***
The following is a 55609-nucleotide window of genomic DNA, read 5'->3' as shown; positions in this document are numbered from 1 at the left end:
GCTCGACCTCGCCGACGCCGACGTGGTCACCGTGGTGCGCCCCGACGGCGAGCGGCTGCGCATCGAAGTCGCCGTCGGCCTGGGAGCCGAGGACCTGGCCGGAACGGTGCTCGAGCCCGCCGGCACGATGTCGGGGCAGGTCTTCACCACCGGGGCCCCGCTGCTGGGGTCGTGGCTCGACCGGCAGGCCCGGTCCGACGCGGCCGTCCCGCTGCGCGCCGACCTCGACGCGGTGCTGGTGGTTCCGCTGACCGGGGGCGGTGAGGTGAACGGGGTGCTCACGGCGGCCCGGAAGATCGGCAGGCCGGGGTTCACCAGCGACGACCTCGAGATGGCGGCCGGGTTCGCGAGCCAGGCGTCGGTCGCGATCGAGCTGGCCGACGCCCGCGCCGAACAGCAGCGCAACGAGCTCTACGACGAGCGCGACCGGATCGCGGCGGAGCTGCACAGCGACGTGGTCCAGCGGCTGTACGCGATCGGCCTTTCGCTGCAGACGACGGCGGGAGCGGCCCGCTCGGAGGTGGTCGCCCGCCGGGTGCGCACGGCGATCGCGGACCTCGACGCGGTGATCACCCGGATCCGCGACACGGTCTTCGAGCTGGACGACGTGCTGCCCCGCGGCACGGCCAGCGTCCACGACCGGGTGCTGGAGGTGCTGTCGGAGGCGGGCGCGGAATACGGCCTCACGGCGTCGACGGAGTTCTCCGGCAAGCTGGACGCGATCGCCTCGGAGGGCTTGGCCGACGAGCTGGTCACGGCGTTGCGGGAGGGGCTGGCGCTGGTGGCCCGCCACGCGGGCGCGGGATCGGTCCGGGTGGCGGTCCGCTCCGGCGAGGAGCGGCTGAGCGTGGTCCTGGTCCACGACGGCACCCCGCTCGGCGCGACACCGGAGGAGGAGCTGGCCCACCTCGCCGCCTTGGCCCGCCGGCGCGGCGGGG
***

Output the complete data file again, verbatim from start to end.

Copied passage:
The following is a 55609-nucleotide window of genomic DNA, read 5'->3' as shown; positions in this document are numbered from 1 at the left end:
GCTCGACCTCGCCGACGCCGACGTGGTCACCGTGGTGCGCCCCGACGGCGAGCGGCTGCGCATCGAAGTCGCCGTCGGCCTGGGAGCCGAGGACCTGGCCGGAACGGTGCTCGAGCCCGCCGGCACGATGTCGGGGCAGGTCTTCACCACCGGGGCCCCGCTGCTGGGGTCGTGGCTCGACCGGCAGGCCCGGTCCGACGCGGCCGTCCCGCTGCGCGCCGACCTCGACGCGGTGCTGGTGGTTCCGCTGACCGGGGGCGGTGAGGTGAACGGGGTGCTCACGGCGGCCCGGAAGATCGGCAGGCCGGGGTTCACCAGCGACGACCTCGAGATGGCGGCCGGGTTCGCGAGCCAGGCGTCGGTCGCGATCGAGCTGGCCGACGCCCGCGCCGAACAGCAGCGCAACGAGCTCTACGACGAGCGCGACCGGATCGCGGCGGAGCTGCACAGCGACGTGGTCCAGCGGCTGTACGCGATCGGCCTTTCGCTGCAGACGACGGCGGGAGCGGCCCGCTCGGAGGTGGTCGCCCGCCGGGTGCGCACGGCGATCGCGGACCTCGACGCGGTGATCACCCGGATCCGCGACACGGTCTTCGAGCTGGACGACGTGCTGCCCCGCGGCACGGCCAGCGTCCACGACCGGGTGCTGGAGGTGCTGTCGGAGGCGGGCGCGGAATACGGCCTCACGGCGTCGACGGAGTTCTCCGGCAAGCTGGACGCGATCGCCTCGGAGGGCTTGGCCGACGAGCTGGTCACGGCGTTGCGGGAGGGGCTGGCGCTGGTGGCCCGCCACGCGGGCGCGGGATCGGTCCGGGTGGCGGTCCGCTCCGGCGAGGAGCGGCTGAGCGTGGTCCTGGTCCACGACGGCACCCCGCTCGGCGCGACACCGGAGGAGGAGCTGGCCCACCTCGCCGCCTTGGCCCGCCGGCGCGGCGGGG